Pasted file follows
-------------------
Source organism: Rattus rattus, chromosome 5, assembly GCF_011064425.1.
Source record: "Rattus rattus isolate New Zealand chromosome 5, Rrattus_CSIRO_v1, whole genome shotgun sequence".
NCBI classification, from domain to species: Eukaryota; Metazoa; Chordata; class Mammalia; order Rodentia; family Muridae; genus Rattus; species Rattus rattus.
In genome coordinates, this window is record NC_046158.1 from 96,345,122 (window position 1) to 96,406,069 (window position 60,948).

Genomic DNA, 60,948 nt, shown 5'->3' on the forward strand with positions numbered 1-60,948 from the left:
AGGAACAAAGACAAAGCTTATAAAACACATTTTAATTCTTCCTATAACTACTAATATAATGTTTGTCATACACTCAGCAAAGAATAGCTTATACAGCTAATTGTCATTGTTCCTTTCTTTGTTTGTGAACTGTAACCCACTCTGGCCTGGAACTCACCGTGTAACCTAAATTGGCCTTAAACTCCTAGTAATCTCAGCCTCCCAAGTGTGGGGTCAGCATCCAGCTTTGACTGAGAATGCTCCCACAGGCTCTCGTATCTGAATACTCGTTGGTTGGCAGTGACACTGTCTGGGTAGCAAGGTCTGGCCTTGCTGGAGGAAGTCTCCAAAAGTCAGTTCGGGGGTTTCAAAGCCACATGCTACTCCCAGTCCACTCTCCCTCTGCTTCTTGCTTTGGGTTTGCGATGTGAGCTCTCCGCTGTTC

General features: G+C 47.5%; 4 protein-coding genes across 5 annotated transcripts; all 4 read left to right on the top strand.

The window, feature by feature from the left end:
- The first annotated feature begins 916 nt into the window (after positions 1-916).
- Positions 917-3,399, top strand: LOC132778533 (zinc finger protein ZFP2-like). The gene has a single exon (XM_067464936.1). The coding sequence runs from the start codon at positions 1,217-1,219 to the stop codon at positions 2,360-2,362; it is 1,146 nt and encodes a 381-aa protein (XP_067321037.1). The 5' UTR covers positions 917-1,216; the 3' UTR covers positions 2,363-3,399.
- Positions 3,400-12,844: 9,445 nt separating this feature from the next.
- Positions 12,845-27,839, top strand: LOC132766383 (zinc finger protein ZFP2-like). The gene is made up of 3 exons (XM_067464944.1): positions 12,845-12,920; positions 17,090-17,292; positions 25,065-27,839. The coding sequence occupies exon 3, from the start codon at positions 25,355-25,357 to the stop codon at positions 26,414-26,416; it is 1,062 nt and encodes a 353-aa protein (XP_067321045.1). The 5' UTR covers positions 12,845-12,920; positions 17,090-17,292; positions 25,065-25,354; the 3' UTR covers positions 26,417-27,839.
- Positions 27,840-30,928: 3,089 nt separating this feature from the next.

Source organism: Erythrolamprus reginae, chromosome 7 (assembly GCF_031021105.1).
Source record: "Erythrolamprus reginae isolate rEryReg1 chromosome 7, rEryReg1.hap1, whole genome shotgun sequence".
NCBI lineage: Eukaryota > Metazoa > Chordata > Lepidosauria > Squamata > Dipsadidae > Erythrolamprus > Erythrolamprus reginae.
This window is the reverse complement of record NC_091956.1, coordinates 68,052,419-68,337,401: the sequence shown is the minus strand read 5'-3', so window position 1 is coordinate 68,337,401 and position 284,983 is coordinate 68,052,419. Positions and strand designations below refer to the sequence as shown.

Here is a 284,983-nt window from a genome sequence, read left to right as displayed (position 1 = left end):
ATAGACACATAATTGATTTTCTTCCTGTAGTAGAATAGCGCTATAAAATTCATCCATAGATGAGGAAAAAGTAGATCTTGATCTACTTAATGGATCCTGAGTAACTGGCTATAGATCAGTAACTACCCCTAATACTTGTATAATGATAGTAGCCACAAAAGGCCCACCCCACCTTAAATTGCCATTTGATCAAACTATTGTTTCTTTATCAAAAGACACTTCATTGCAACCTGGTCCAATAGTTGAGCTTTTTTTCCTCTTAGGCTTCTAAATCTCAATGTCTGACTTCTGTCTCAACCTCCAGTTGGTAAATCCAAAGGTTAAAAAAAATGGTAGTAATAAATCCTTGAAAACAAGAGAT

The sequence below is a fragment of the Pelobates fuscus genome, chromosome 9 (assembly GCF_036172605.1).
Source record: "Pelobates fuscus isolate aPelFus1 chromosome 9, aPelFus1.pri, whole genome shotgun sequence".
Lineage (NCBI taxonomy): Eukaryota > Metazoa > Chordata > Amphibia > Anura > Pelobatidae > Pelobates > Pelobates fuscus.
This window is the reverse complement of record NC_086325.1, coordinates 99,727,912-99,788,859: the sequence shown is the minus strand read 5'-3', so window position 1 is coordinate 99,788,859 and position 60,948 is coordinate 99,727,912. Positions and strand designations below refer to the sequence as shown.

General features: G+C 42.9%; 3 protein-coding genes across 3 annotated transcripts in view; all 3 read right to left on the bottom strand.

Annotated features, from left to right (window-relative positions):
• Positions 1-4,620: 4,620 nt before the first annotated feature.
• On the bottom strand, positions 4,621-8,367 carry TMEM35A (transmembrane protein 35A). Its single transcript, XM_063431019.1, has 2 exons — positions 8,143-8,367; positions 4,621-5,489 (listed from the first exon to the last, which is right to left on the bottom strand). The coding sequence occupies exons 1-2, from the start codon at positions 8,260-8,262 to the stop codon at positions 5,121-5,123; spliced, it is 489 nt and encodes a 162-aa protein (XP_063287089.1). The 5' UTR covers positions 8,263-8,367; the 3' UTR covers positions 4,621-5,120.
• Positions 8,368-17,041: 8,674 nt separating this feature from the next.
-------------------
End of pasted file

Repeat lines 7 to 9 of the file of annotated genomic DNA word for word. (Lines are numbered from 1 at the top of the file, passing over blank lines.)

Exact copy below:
General features: G+C 47.5%; 4 protein-coding genes across 5 annotated transcripts; all 4 read left to right on the top strand.

The window, feature by feature from the left end:
- The first annotated feature begins 916 nt into the window (after positions 1-916).